Jason Lisle on Logic
I took a look at some of the other comments found on that page and saw an exchange between a commenter named Tony and Lisle on the topic of logic. I have some thoughts of my own on what Lisle has stated there.
Logical absolutes are abstract descriptions of things that exist, therefore they do not require a mind to conceive of them,
But since logic is conceptual in nature, it certainly does require a mind to conceive them. Specifically it requires a mind capable of forming concepts from perceptual input. We know that man has this ability, and it is men which we find in existence applying logical principles to infer new knowledge from knowledge that he has already validated and to proving what he knows by reducing his knowledge to its perceptual basis. So if a mind is needed, it is a specific type of mind that is needed, and that is the type of mind that man possesses.
Meanwhile, we should note that an omniscient mind (if there were such a thing) would not have its knowledge in conceptual form. Concepts are a means of condensing a vast amount of information into units which man’s finite mind can retain and use. Since man is not directly conscious of everything in existence at all times, he needs a means of economizing what he has learned about the world by means of perception. The means by which he economizes what he has perceived are concepts.
But an omniscient mind would not need to economize what it has in its awareness, for it would be directly aware of everything in existence at all times. Specifically, it would not need to omit measurements in order to integrate specific individuals into open-ended classes. Thus, it would not need a means of condensing what it has learned in a manner that allows it to retain and use it for future use. For one, it has no needs to begin with. As John Frame puts it, “he [the Christian god] has no needs at all (Acts 17:25)” (“Divine Aseity and Apologetics,” Revelation and Reason: New Essays in Reformed Apologetics, p. 115). Second, since it would already know everything already, it would not learn anything at all (which means: the Christian god, if it existed, would be unteachable). It would presumably perceive everything in existence simultaneously and forever, and thus have no need of condensing any of it for purposes of retaining it. When apologists attribute conceptual knowledge to the Christian god, they simply expose their ignorance of the objective theory of concepts. (For more on this, see my blog Would an Omniscient Mind Have Knowledge in Conceptual Form?)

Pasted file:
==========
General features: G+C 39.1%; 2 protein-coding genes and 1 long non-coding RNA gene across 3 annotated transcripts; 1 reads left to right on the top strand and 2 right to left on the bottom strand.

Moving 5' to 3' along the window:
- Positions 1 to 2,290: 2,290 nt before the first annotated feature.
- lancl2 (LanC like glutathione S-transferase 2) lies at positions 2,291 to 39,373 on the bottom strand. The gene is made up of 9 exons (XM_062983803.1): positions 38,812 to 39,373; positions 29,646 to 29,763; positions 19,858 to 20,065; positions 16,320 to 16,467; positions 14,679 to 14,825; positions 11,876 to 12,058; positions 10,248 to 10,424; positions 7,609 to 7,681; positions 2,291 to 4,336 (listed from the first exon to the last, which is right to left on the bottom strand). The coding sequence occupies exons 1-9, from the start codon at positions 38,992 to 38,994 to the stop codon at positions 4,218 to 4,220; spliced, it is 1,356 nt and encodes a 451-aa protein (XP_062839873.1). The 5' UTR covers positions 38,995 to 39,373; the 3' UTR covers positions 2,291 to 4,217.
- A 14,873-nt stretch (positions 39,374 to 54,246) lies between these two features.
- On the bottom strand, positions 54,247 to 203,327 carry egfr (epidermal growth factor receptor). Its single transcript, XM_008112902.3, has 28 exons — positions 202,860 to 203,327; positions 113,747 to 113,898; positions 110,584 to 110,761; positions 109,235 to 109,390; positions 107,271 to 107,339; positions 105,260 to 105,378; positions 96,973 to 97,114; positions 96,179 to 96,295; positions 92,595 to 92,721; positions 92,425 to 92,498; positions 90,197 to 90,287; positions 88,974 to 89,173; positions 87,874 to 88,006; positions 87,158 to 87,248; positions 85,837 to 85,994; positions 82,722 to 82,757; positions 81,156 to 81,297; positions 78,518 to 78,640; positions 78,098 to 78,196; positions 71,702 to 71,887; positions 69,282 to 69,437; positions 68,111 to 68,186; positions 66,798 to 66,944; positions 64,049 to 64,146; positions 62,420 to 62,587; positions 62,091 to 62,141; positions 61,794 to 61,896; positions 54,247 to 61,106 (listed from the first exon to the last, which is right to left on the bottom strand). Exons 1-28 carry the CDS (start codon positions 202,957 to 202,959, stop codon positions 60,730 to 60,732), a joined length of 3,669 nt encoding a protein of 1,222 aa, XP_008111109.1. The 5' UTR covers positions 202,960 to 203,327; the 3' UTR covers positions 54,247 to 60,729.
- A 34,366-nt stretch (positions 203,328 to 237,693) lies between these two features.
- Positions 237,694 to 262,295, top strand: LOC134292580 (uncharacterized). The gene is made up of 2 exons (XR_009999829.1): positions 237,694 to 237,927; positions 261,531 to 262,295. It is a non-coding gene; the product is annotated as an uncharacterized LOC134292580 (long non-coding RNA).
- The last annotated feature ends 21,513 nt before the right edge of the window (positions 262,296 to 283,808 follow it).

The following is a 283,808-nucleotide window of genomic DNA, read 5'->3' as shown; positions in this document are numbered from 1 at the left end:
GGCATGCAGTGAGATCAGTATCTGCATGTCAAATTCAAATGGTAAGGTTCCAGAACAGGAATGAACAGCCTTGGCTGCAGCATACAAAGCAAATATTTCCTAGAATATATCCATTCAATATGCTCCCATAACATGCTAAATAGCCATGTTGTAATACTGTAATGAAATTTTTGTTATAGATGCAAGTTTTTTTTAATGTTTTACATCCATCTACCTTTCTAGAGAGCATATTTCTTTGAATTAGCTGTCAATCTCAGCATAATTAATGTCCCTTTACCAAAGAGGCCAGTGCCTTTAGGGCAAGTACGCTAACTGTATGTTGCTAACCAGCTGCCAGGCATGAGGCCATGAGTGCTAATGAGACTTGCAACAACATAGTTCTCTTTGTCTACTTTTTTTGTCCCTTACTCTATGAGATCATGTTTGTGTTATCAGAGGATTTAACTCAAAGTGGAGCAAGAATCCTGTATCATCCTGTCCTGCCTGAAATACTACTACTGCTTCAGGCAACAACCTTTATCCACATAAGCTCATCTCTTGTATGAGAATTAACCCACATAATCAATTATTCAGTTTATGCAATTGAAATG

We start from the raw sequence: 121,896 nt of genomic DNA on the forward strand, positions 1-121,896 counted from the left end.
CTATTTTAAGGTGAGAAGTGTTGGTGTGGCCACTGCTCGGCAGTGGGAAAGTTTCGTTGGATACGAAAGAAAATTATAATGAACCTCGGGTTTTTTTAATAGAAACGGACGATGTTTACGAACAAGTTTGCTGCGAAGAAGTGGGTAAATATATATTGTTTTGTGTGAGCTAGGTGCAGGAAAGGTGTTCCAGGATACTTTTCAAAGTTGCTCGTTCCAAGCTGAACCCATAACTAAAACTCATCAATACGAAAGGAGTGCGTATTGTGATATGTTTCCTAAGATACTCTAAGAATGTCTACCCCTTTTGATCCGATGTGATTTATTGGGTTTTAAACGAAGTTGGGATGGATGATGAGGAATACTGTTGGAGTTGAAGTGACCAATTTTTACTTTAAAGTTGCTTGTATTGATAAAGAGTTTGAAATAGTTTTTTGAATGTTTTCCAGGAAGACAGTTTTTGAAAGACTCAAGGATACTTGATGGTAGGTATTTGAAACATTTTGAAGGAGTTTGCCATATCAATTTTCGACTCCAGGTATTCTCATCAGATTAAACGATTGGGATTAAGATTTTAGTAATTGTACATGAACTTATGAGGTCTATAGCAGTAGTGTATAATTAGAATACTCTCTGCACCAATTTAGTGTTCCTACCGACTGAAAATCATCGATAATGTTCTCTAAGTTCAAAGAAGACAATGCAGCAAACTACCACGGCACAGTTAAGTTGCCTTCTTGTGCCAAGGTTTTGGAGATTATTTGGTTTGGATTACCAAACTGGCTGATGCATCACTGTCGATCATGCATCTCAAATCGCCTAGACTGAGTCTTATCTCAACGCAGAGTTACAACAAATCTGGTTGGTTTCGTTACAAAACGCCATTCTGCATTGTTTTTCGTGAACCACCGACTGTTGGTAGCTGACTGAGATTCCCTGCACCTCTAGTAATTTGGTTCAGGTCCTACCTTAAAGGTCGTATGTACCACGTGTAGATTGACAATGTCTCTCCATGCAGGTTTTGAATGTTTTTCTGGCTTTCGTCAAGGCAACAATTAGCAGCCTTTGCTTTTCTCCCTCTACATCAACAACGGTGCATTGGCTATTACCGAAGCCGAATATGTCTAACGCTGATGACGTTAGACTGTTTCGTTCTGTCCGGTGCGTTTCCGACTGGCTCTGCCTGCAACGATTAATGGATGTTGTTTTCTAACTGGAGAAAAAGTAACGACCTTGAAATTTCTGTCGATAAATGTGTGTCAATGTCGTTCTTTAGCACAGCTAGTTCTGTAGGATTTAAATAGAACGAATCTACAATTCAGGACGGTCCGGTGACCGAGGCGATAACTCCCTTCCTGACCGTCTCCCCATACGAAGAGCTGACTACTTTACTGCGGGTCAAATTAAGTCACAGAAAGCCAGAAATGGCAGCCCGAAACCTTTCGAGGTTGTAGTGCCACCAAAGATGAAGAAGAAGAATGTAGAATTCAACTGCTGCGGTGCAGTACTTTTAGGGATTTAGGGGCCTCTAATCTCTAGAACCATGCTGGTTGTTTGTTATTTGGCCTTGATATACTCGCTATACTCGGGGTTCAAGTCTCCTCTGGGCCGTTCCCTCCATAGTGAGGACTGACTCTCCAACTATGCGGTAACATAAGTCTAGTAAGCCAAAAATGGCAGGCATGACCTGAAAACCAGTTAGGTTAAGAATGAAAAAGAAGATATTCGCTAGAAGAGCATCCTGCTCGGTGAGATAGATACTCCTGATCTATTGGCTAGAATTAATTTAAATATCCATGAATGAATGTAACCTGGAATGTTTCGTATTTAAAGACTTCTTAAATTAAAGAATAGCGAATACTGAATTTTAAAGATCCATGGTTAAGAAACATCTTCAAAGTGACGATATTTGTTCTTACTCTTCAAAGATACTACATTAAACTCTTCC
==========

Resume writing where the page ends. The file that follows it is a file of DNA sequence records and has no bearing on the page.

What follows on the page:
In response to Tony, Lisle responded:
Then how do you account for the properties of logical absolutes?
How do you know that they will apply in the future, or in situations that we have not yet observed?
Notice that among those specific measurements that are omitted when forming the concept ‘man’, the specific measurements of time and place are also omitted. Logical principles are formed in the same manner. They are conceptual, not “supernatural.”
Oh, wait, was Lisle expecting me to throw up my hands and blurt out, “Duh, I donno, must be God did it!”? Suppose I did this, I’m sure he’d be ecstatic. But what would that explain? How would that address his question? How would my understanding of logic grown? What specifically would I have learned about logic? Nothing! On the contrary, I would have moved into the realm of fantasy-driven speculation, the realm of deduction without reference to reality. That’s what Lisle wants. He wants to see others sacrifice their minds. Ignorance is the doorway to mystical beliefs. Apologists want to sniff out any instance of ignorance in order to use it for their mind-negating purposes. This does not mean that we should never be ignorant; each of us will always be ignorant of many, many things (do you know how many bicycles were out on the streets of Buenos Aires yesterday?). The important point to keep in mind here is that ignorance is not a means of knowledge – it is not a means of validating appeals to the supernatural.
therefore the idea that there needs to be an infinite mind to conceive of logical absolutes for them to be true everywhere is unnecessary
Now consider: In response to Tony’s remarks, does Lisle question the notion of an “infinite mind”? No, he doesn’t. Rather, Lisle thinks appeals to an “infinite mind” (something we can only imagine anyway) are the only means of explaining logic. Lisle wants to explain logic by appealing to the imaginary. Observe:
Tony, you keep claiming that there is some other explanation for laws of logic besides God, but you haven't been able to provide one that consistently accounts for their universal, exception-less, invariant nature.
I first posted my five-part blog series on logic back in the summer of 2009 – nearly five years ago (find them here; they are collected in one spot here). I do not see where Lisle has interacted with any of it. Rather, it seems that Lisle himself is ignorant of what rational philosophy has to say on these matters. But unlike Lisle, I would not treat his ignorance of what rational philosophy says about logic as a validation of its verdicts. They can stand on their own. They do not need Lisle’s ignorance, approval, or anything else from him.